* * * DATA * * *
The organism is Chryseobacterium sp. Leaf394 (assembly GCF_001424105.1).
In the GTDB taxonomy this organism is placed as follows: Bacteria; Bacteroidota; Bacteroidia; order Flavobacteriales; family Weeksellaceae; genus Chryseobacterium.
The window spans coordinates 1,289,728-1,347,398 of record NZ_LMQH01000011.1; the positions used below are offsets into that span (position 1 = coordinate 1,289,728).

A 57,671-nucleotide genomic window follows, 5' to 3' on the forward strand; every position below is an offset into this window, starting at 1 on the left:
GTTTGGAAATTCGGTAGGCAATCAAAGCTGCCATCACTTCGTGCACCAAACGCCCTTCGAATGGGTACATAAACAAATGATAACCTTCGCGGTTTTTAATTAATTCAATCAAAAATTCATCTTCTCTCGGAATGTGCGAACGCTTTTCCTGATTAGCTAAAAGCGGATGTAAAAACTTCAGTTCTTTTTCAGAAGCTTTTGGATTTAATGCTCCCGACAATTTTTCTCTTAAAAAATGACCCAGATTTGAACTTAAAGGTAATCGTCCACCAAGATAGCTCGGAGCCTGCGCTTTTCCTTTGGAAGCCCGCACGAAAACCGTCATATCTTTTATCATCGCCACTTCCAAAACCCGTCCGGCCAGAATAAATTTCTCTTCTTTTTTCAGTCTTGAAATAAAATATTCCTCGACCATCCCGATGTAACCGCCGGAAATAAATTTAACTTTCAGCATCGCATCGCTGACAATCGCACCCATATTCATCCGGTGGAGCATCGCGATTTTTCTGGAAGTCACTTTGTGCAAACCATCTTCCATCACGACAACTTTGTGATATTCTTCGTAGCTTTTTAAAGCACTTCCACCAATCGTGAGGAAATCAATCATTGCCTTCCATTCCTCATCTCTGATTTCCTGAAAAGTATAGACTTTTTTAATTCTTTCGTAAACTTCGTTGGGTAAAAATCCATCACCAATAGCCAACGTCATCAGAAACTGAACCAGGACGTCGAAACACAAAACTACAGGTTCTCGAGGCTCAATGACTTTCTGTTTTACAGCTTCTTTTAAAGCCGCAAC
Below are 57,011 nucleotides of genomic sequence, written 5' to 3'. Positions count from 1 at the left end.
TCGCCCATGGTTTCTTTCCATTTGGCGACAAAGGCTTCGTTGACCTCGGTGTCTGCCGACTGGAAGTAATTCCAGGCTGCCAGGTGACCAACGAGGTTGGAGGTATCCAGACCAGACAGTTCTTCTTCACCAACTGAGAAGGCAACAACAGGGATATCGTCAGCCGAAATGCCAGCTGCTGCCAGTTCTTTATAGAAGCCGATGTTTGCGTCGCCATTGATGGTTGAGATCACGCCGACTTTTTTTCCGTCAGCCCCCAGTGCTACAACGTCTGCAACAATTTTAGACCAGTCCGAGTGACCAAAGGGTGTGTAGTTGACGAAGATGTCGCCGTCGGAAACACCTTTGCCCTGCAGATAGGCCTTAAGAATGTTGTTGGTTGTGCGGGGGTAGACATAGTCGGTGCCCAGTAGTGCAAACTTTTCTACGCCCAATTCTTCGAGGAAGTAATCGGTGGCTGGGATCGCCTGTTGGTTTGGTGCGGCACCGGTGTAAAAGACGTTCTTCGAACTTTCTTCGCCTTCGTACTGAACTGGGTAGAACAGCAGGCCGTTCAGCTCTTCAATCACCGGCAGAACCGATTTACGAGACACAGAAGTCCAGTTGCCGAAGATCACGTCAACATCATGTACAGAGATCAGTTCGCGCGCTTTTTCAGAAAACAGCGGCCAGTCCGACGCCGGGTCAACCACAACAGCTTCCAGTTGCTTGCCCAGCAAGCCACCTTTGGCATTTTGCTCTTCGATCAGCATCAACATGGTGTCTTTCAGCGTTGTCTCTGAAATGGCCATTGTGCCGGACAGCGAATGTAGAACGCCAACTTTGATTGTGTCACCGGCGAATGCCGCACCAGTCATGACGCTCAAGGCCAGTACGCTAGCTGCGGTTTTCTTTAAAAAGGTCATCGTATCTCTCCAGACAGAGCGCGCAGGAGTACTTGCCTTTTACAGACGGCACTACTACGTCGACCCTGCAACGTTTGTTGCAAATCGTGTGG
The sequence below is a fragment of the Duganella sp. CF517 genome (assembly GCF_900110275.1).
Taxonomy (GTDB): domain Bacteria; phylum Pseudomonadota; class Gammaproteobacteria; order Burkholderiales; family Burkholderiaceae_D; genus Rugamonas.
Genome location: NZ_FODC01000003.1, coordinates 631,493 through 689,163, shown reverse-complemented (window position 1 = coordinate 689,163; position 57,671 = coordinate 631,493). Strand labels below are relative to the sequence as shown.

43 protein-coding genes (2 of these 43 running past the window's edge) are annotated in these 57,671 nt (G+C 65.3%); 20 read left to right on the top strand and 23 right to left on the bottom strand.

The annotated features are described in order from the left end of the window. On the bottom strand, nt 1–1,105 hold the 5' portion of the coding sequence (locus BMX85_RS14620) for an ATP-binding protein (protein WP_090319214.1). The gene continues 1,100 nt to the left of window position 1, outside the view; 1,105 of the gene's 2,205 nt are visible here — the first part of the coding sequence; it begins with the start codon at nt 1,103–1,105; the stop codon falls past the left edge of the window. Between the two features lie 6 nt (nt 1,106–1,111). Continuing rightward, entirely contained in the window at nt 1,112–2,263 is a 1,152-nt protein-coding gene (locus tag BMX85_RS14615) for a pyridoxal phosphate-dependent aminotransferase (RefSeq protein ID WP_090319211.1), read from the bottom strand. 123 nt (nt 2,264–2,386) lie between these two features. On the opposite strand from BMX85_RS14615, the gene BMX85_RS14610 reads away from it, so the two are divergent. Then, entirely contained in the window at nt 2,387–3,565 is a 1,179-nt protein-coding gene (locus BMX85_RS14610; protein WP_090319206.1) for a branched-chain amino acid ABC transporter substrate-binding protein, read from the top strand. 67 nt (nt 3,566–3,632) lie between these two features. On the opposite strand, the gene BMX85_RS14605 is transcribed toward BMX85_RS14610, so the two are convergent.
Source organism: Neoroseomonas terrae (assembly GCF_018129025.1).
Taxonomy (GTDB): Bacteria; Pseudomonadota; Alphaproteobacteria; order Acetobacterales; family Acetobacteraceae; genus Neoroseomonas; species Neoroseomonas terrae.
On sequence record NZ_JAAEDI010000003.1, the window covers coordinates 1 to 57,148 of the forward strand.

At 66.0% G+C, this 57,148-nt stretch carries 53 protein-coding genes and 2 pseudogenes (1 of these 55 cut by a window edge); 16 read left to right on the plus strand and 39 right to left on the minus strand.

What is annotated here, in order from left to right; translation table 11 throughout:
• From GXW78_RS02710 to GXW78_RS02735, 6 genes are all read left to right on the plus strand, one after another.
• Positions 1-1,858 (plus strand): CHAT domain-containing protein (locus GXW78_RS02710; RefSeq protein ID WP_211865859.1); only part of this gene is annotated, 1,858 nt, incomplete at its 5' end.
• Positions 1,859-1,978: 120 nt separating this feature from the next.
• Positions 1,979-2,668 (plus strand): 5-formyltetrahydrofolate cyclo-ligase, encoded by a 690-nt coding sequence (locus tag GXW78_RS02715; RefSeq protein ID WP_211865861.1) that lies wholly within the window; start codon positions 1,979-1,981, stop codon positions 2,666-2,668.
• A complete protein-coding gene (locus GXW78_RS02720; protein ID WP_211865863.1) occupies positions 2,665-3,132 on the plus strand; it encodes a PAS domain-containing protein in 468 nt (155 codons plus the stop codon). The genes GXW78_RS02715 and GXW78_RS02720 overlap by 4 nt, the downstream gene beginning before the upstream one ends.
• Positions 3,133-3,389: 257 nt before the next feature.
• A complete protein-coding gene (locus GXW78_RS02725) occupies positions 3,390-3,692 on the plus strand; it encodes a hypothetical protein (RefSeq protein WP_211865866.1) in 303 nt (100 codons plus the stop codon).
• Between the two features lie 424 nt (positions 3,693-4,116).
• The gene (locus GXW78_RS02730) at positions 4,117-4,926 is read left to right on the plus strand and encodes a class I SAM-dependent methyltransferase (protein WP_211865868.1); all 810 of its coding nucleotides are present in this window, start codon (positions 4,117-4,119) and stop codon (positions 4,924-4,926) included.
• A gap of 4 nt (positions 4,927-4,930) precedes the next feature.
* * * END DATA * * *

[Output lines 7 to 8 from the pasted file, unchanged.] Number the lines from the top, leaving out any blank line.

TCGCCCATGGTTTCTTTCCATTTGGCGACAAAGGCTTCGTTGACCTCGGTGTCTGCCGACTGGAAGTAATTCCAGGCTGCCAGGTGACCAACGAGGTTGGAGGTATCCAGACCAGACAGTTCTTCTTCACCAACTGAGAAGGCAACAACAGGGATATCGTCAGCCGAAATGCCAGCTGCTGCCAGTTCTTTATAGAAGCCGATGTTTGCGTCGCCATTGATGGTTGAGATCACGCCGACTTTTTTTCCGTCAGCCCCCAGTGCTACAACGTCTGCAACAATTTTAGACCAGTCCGAGTGACCAAAGGGTGTGTAGTTGACGAAGATGTCGCCGTCGGAAACACCTTTGCCCTGCAGATAGGCCTTAAGAATGTTGTTGGTTGTGCGGGGGTAGACATAGTCGGTGCCCAGTAGTGCAAACTTTTCTACGCCCAATTCTTCGAGGAAGTAATCGGTGGCTGGGATCGCCTGTTGGTTTGGTGCGGCACCGGTGTAAAAGACGTTCTTCGAACTTTCTTCGCCTTCGTACTGAACTGGGTAGAACAGCAGGCCGTTCAGCTCTTCAATCACCGGCAGAACCGATTTACGAGACACAGAAGTCCAGTTGCCGAAGATCACGTCAACATCATGTACAGAGATCAGTTCGCGCGCTTTTTCAGAAAACAGCGGCCAGTCCGACGCCGGGTCAACCACAACAGCTTCCAGTTGCTTGCCCAGCAAGCCACCTTTGGCATTTTGCTCTTCGATCAGCATCAACATGGTGTCTTTCAGCGTTGTCTCTGAAATGGCCATTGTGCCGGACAGCGAATGTAGAACGCCAACTTTGATTGTGTCACCGGCGAATGCCGCACCAGTCATGACGCTCAAGGCCAGTACGCTAGCTGCGGTTTTCTTTAAAAAGGTCATCGTATCTCTCCAGACAGAGCGCGCAGGAGTACTTGCCTTTTACAGACGGCACTACTACGTCGACCCTGCAACGTTTGTTGCAAATCGTGTGG
The sequence below is a fragment of the Duganella sp. CF517 genome (assembly GCF_900110275.1).